How Are Dividends Taxed?

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So you’re thinking of doing business through a limited company? We don’t blame you – for lots of contractors and freelancers it’s the most tax-efficient way of working.

In our experience, one of the big differences between an umbrella and limited company is how you’re paid. You’re probably used to getting a weekly or monthly salary from your employer or client, but now you’ll be able to pay yourself a combination of salary and dividends.

We know that this might sound like double Dutch if you’re new to all this – but don’t worry! We’ve created a handy guide to explain how tax on dividends all works, leaving you to focus on what you do best – running your business.

What are company dividends?

A dividend is paid to shareholders out of the company’s post-tax profits. The amount they’ll receive is based on how much of the business they own – so you’ll get 100% of the cash if you’re the only one.

How are dividends calculated?

Now for the scientific bit. To start with, you’ll need to deduct all your company’s expenses (salary, accountancy fees etc) and other costs from your turnover. The next thing to take off is small business tax – leaving you with your final profit amount (known as retained profit in case you’re wondering).

If this has left you scratching your head a bit – don’t worry as help is at hand. If you join a specialist accountant, such as ourselves, they’ll be able to guide you every step of the way.

Are dividends taxed?

Put simply yes, dividends are taxed. However, they are taxed at a lower rate than your salary is.

How does HMRC levy tax on dividends?

OK, so now we’ve covered the basics, it’s time to crank it up a notch – bear with us! The amount of tax you pay depends on your overall taxable income. If your personal earnings remain within the basic rate (£37,500 for the 2020/21 tax year), the amount will be 7.5%.

If you earn less than the additional rate limit (£150,000), you’ll have the first £27,000 taxed at 7.5% and the rest at 32.5%. Anything above £150,000 is taxed at 38.1%.

You’ll also receive a dividend allowance. This lets you withdraw £2,000 tax-free, whatever your employment earnings are for the tax year.

The dividend allowance can also be combined with your £12,500 personal allowance to increase the amount of tax-free dividends you’re able to withdraw.


If you pay yourself a salary of £5,000, the remaining £7,500 of your personal allowance can be added to your dividend allowance. This means the first £12,500 of dividends will be tax-free.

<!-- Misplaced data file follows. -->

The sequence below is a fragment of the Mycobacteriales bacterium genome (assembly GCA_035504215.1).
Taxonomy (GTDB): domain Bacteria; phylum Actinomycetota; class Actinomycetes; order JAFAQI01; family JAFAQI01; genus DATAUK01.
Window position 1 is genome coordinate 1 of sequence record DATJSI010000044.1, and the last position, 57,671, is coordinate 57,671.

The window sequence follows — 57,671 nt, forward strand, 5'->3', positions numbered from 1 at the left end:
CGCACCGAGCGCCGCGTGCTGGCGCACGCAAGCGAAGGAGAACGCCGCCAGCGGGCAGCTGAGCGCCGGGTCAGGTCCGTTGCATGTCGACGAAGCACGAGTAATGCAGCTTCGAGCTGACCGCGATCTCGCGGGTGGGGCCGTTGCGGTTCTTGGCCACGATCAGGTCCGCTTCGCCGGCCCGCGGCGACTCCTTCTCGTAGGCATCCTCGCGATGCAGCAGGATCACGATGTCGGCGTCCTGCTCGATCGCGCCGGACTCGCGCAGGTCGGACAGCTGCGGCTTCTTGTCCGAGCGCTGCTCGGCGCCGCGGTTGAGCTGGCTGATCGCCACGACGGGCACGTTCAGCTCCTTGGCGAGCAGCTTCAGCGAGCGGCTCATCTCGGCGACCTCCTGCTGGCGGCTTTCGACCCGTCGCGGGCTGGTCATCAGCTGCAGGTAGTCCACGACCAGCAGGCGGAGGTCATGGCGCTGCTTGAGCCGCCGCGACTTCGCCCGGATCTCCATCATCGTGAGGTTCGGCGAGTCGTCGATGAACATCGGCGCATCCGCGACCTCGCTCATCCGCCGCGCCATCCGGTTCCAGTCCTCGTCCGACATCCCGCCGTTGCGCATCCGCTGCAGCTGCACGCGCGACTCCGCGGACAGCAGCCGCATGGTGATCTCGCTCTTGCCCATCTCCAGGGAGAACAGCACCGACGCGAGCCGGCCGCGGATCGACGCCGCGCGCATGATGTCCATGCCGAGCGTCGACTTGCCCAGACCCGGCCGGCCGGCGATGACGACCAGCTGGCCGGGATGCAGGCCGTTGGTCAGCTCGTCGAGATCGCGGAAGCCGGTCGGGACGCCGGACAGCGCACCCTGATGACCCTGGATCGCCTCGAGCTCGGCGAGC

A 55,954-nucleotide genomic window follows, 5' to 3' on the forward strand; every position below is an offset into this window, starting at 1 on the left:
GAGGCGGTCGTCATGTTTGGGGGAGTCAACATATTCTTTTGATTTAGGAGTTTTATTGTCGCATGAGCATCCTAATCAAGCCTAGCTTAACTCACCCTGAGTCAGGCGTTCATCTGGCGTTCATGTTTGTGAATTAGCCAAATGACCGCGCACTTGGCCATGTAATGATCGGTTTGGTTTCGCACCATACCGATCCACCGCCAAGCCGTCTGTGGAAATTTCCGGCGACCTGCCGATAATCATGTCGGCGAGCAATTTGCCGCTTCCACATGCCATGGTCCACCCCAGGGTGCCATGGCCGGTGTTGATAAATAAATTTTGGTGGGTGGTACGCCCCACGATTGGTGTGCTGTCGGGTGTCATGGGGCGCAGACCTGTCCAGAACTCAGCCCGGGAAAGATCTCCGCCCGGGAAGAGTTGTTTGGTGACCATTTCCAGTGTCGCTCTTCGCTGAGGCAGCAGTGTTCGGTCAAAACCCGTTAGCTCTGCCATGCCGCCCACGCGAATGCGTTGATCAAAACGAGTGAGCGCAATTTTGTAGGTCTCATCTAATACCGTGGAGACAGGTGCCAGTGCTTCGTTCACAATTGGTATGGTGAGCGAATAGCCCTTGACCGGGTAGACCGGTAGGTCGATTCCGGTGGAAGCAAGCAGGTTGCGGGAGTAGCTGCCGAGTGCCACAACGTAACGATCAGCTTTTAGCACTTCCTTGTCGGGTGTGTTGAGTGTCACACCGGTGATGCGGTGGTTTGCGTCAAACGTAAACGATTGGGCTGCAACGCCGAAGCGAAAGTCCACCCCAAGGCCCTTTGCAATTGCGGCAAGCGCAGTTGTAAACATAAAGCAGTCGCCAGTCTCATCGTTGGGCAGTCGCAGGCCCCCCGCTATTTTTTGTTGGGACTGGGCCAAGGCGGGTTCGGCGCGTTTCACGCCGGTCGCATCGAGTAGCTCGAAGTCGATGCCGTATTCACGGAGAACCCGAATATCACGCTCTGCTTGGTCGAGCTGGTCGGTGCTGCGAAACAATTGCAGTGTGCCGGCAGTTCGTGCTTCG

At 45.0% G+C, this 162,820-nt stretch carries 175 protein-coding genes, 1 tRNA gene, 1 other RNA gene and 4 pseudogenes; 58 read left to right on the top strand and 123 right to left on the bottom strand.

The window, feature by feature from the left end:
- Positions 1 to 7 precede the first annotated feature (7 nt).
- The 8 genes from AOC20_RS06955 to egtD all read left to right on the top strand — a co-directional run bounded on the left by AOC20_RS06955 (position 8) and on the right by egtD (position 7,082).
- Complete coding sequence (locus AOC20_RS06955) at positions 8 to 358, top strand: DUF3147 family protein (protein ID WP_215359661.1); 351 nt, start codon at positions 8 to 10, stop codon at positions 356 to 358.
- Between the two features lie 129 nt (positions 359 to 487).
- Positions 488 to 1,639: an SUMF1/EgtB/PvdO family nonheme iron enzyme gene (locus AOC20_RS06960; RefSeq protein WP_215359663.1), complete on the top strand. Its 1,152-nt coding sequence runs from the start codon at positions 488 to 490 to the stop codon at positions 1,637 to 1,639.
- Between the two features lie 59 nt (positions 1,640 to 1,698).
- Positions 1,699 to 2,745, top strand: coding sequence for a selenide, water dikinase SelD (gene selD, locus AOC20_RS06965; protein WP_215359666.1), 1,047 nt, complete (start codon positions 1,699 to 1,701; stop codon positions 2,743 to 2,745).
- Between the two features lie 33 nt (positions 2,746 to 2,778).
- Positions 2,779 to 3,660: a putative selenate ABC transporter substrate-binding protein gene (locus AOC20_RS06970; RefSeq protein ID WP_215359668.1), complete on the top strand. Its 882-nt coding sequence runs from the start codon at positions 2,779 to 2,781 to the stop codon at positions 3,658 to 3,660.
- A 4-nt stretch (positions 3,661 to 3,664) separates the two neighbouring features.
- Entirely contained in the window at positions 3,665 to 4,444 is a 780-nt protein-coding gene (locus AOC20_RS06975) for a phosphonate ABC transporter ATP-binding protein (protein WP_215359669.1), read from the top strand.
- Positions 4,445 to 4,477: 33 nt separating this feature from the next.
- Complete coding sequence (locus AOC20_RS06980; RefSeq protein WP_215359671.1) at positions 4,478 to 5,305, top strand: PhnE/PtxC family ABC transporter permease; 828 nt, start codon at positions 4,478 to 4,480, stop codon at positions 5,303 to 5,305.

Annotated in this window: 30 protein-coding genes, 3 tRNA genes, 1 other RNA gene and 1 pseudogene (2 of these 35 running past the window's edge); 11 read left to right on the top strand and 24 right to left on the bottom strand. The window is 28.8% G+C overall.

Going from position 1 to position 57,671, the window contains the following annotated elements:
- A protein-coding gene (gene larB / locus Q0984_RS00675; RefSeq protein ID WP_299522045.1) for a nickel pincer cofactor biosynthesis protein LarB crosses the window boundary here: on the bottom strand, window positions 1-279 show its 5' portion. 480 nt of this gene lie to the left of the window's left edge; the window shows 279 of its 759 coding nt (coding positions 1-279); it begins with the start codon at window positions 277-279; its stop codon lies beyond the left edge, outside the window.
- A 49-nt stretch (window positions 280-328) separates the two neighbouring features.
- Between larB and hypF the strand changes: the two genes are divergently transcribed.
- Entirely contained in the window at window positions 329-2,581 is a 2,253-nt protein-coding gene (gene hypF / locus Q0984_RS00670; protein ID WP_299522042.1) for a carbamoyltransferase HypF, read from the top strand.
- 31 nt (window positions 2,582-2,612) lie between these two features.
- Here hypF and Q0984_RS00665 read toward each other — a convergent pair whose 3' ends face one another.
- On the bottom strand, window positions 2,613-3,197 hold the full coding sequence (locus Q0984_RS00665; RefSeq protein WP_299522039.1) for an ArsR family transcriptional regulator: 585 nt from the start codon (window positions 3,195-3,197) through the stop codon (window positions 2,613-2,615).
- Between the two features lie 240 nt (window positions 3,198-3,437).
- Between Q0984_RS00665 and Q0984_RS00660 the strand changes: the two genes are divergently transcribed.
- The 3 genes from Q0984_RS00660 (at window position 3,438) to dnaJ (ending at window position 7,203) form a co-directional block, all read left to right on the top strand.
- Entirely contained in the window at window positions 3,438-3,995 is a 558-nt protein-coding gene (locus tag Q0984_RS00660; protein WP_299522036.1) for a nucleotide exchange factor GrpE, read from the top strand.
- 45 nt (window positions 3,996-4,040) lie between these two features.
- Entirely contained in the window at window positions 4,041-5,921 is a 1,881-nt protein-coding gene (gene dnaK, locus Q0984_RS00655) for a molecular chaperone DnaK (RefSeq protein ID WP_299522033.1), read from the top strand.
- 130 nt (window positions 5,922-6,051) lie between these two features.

All make sense so far?

How do I work out how much tax I owe?

To work out how much tax you’ll pay, you first of all have to factor in your dividend allowance. Anything left over will be taxed at the relevant rate band.


You pay yourself a salary of £8,788 and withdraw £32,000 in dividends.

Because you've only used £8,788 of your personal allowance, the remaining £3,712 can be added to your £2,000 tax free dividend allowance. This means that your first £5,712 of dividends will be tax-free.

The remaining dividends will be taxed at 7.5%, meaning you’ll be charged a total of £1,971.60 in income tax. This assumes this is your only income for the tax year.

What if I’m caught out by IR35?

If you’re caught out by IR35 regulations, you’ll receive a ‘deemed salary’ rather than draw dividends. You’ll also get a 5% allowance to cover the cost of running a limited company.

How can ClearSky Contractor Accounting help?

Congratulations on making it this far! We hope this explained how to calculate dividend tax, but if you’re feeling like you need to lie down after all that, help is at hand.

Our expert team will take all the hassle away for you and calculate your tax liability on your behalf. This means you can be certain you’re taking home the right amount, leaving you free to concentrate on what you do best.

We’ll be with you all the way through your career, whenever you need us. Whether it’s help with dividends, IR35 assistance, or submitting expenses claims, you can rely on ClearSky.

For more information, or to join us, please call 0800 032 5326 or email